The Florida Times-Union’s military reporter, Joe Daraskevich, posted a video on Sept. 5, 2018, on his Twitter showing just HMS Queen Elizabeth (280m long) next to the slightly smaller USS Iwo Jima (257m):

Despite it being the biggest military ship in Mayport, HMS Queen Elizabeth is still topped by the largest US Navy carriers. USS Gerald R. Ford and USS George H.W. Bush are 337m and 332m long respectively.

Unlike its US counterparts, which have flat flight decks, HMS Queen Elizabeth has a “ski jump” ramp at one end, which will give the planes a little extra height when taking off.

Here’s a video of F-35s practicing on a ground-based replica of the ski jump:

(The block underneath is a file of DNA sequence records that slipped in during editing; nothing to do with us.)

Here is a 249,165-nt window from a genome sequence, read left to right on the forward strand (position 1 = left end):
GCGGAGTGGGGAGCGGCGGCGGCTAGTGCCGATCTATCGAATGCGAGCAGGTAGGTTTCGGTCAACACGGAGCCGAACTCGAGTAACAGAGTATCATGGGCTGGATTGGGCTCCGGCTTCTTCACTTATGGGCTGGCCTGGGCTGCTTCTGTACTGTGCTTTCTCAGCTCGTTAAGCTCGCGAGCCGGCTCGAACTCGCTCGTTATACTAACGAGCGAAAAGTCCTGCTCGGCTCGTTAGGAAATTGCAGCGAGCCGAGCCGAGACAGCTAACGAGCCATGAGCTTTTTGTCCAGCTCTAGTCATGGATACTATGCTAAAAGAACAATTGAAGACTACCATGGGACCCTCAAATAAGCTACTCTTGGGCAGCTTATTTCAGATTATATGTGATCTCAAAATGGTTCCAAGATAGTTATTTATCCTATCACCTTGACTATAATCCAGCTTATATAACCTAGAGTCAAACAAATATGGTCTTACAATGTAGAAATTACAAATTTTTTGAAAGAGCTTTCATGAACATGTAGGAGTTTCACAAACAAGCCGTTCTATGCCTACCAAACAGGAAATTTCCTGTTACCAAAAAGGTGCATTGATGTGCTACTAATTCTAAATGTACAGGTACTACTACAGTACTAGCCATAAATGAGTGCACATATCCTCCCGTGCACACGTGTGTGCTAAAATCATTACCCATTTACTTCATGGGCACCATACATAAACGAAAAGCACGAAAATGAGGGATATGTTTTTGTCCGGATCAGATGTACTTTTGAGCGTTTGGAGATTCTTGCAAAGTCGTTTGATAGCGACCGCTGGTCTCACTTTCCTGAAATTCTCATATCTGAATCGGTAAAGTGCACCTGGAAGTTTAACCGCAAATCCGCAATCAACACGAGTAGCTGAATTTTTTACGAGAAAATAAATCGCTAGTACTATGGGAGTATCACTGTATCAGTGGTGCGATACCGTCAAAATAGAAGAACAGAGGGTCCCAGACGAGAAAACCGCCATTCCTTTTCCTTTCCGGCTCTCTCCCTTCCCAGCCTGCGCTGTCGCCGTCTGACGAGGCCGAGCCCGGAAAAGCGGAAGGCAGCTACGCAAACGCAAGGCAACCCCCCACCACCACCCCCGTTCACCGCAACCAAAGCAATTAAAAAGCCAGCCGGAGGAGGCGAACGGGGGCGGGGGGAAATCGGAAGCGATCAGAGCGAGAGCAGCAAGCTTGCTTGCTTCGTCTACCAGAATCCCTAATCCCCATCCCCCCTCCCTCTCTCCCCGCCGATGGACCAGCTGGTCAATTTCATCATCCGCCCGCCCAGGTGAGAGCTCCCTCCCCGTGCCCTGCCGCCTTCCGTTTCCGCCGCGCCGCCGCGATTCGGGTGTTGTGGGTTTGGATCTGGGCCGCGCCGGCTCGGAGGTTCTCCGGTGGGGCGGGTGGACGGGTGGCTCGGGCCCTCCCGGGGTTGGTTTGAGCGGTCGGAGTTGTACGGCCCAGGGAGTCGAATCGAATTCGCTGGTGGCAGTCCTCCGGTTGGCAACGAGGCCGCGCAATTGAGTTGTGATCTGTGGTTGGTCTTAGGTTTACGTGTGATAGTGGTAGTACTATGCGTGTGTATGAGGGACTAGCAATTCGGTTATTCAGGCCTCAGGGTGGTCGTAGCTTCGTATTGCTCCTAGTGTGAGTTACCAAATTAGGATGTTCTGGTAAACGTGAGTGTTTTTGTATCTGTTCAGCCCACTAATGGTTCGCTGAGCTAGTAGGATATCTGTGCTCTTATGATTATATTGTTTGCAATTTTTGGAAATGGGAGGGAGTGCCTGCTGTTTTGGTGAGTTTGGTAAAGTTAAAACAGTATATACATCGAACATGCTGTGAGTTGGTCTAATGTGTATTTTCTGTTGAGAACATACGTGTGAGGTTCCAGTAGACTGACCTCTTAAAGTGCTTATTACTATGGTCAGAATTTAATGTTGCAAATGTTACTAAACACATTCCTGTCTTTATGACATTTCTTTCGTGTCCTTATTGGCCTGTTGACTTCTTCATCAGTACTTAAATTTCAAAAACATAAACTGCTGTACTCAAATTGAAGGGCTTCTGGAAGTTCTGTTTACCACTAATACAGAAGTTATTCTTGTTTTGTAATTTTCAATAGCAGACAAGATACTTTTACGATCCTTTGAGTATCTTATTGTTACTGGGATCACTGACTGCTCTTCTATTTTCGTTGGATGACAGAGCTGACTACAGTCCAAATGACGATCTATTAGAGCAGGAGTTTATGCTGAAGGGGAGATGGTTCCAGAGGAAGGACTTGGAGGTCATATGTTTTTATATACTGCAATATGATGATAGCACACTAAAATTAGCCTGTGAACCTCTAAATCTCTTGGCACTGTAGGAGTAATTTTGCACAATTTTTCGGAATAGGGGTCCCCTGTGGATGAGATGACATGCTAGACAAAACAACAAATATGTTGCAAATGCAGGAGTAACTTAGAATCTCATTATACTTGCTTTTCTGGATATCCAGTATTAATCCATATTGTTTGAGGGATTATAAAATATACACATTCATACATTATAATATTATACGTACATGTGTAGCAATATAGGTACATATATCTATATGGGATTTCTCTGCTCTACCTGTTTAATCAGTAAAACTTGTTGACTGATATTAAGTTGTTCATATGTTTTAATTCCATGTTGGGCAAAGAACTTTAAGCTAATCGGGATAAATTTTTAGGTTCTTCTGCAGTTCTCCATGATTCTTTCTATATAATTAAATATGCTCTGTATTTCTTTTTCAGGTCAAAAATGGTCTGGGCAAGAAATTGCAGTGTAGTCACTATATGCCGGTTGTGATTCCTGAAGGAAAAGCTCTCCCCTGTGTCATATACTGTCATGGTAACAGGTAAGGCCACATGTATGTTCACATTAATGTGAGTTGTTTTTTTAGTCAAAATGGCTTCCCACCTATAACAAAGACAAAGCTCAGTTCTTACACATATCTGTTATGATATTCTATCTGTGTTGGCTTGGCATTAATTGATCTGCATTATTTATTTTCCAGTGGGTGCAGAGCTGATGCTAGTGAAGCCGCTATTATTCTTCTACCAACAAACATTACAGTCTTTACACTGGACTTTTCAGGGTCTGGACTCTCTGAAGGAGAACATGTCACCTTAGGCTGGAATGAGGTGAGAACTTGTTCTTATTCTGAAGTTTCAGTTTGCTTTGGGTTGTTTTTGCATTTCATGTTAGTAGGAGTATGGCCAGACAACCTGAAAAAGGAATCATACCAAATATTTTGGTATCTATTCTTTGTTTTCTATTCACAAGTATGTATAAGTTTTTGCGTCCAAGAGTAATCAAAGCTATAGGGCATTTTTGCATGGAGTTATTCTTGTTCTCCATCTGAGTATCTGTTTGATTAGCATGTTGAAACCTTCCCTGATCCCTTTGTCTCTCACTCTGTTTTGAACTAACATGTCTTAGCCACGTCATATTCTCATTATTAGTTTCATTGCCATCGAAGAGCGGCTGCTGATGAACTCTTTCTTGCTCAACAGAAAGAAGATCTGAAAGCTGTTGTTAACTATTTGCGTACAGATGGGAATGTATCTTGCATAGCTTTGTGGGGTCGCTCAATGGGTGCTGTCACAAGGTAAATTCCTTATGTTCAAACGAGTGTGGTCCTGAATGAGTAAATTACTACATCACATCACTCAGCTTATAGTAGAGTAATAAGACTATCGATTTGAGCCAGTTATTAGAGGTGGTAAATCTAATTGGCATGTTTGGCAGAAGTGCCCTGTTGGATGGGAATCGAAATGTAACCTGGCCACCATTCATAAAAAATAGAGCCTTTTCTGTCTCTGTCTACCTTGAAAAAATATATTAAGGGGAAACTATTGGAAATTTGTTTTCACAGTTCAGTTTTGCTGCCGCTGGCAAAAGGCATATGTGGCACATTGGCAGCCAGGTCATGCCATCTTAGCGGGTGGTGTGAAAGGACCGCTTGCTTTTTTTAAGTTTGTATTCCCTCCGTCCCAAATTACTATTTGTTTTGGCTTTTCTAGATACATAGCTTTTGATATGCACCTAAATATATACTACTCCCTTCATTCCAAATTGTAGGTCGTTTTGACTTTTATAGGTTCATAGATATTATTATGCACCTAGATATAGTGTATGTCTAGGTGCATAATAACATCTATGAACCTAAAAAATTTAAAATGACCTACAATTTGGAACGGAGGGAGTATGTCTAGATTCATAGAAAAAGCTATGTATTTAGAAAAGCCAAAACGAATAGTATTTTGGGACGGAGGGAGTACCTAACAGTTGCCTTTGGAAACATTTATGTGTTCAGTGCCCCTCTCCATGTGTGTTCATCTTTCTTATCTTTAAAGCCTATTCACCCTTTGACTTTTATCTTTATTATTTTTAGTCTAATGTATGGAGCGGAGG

www.youtube.com

The Queen Elizabeth left Portsmouth, UK, for America on Aug. 18, 2018, for the 11-week training trip. During the mission the Queen Elizabeth will host F-35s from the US Marine Corps.

Britain’s Royal Air Force has its own F-35s, the first of which arrived in the UK in early 2018 and will eventually fly from the carrier.

Forces Network said HMS Queen Elizabeth stopped at Florida Mayport naval base to re-supply, before sailing the last stretch to Naval Air Station Patuxent River in Maryland.

No official date has been given for the first F-35B landing on the ship, but it is expected in late September 2018, the UK Defence Journal wrote on Sept. 5, 2018.

Local TV station WJXT News said the ship would be in Mayport for a couple of days before heading north to Maryland. That base is on the Chesapeake Bay — around 62 miles south of Washington, D.C.